I’m still working through material from last month’s trip to Lord Howe Island. Here’s one example, a Red-tailed Tropicbird (a species which took up a lot of my time and let me refresh my birds-in-flight skills).
This photo was taken in mid-afternoon light near the top of some sea-cliffs (200m above the sea). We’d been at this location since the morning, and it was a wonderful experience spending so much time with the birds. By the end we had nicknames for most of the individual birds who’d pass us.
These birds have very dark eyes, and this is one of the small number of shots where I managed to get a glint in the eye to give the eye some definition. But while processing this image (in Lightroom of course) I realised it also illustrated a technical issue.
This photo was taken with an EOS 5D MkIII with 100-400mm lens, at 350mm and f/8 (obviously it’s a square crop from within the frame). ISO 400, 1/1600s shutter. I had the lens stopped down one stop from wide-open to optimise the sharpness (although I was often shooting at f/6.3 or f/7.1, even with f/8 the depth-of-field is very limited). The 5D MkIII’s auto-focus is wonderful, but when tracking a bird flying past you at probably well over 40 km/h it can be hard to pick exactly which bit of the bird you want to be in focus, and sometimes you end up letting the camera choose. Here it’s locked on around the chest and thus the wings are in clear focus. At this size the beak may look sharp as well, but when examining the image in detail, it’s obviously that the beak is not quite as sharp as the wings. Similarly the feet are “ok”, with the tail trailing off into more blur. For a web-sized image it’s acceptable, but for a big print it’s challenging. At 350mm, the closer you get to your subject the less of your subject will be in focus. Unfortunately in these scenarios there’s little scope to use a smaller aperture for more depth-of-field, or to use things like “focus stacking”.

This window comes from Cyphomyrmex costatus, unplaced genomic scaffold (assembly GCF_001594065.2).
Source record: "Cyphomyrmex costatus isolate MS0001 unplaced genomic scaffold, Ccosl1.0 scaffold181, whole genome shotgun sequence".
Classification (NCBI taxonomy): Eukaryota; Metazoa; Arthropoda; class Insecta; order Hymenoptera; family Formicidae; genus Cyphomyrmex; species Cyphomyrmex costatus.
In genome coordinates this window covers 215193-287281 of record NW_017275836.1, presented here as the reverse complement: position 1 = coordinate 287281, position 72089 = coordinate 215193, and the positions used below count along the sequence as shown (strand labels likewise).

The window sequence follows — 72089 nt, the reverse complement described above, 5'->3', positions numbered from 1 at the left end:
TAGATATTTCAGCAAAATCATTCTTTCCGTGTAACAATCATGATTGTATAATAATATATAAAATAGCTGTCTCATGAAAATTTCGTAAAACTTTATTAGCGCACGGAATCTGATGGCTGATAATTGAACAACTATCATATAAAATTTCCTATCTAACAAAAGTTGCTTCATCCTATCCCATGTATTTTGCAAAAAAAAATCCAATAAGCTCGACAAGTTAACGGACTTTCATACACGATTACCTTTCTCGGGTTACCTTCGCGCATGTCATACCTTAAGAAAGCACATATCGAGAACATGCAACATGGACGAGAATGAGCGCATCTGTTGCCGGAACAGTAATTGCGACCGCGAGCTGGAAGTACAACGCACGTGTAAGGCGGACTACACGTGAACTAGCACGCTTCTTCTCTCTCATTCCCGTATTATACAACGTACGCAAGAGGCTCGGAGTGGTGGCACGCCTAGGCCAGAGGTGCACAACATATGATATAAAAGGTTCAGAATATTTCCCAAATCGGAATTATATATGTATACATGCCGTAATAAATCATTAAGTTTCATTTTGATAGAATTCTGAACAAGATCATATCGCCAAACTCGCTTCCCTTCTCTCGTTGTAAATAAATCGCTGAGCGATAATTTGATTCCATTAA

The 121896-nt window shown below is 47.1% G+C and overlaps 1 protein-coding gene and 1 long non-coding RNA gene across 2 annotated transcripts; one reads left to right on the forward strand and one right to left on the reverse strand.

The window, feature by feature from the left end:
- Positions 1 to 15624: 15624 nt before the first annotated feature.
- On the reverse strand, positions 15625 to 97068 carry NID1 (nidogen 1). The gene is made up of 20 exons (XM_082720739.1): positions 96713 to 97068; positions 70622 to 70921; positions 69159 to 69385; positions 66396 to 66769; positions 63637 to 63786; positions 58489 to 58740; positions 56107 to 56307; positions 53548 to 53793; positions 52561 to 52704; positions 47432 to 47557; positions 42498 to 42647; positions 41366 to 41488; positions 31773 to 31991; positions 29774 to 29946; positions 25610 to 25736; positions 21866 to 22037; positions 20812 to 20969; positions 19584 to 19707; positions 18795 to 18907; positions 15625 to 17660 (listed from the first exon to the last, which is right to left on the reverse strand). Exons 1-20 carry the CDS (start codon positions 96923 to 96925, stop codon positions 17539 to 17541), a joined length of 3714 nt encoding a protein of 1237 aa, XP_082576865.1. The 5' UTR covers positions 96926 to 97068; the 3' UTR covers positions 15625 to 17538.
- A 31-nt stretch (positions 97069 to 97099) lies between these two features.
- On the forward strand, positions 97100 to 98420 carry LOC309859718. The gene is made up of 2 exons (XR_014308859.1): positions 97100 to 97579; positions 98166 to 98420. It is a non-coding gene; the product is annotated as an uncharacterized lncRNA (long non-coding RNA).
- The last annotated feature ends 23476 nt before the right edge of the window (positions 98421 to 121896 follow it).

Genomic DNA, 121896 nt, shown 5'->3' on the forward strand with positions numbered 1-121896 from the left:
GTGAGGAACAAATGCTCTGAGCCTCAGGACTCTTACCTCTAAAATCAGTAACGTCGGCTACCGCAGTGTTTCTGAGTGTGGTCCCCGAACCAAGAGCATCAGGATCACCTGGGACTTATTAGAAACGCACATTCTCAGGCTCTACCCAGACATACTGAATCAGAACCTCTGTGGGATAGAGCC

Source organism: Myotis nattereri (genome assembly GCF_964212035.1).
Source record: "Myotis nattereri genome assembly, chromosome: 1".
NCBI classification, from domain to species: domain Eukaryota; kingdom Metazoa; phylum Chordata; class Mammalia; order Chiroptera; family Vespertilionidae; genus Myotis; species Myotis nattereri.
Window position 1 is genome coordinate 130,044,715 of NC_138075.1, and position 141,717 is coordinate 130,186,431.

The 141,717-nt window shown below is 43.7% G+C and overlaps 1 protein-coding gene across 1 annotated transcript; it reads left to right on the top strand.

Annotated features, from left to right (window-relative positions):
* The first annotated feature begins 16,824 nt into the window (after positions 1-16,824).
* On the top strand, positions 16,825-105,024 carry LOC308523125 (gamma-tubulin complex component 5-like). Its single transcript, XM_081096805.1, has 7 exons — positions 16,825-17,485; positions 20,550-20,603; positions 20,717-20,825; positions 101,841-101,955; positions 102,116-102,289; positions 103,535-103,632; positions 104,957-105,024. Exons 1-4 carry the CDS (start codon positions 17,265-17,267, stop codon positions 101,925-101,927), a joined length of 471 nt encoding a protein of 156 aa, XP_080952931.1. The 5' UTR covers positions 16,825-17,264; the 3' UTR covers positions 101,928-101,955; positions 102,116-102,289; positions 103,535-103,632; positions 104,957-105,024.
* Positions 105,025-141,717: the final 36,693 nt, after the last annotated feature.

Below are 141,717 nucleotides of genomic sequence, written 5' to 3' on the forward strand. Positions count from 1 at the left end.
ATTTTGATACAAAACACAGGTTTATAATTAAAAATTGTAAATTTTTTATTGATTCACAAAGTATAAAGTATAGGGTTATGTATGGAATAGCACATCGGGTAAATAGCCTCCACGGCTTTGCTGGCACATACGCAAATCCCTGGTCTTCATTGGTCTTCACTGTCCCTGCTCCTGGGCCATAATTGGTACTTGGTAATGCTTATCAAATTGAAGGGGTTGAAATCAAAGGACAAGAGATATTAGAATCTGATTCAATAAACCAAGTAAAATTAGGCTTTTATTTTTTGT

We (bird photographers) tend to like long and “fast” (bright) lenses, which can let us shoot with faster shutter speeds or in darker conditions, and these are both advantages. But often we need more depth-of-field than a 500mm/2.8 lens would give us. Of course, the other advantage of a bright lens is that more light gets to the auto-focus system. So we can always find a justification for the faster glass!
Incidentally, to give you some context of our environment for this day, here’s a shot looking back towards where the above photo was taken from (about where my friend Kim is standing: that’s my backpack on the left). Lord Howe Island is a wonderland for bird photography. I’m really looking forward to going back!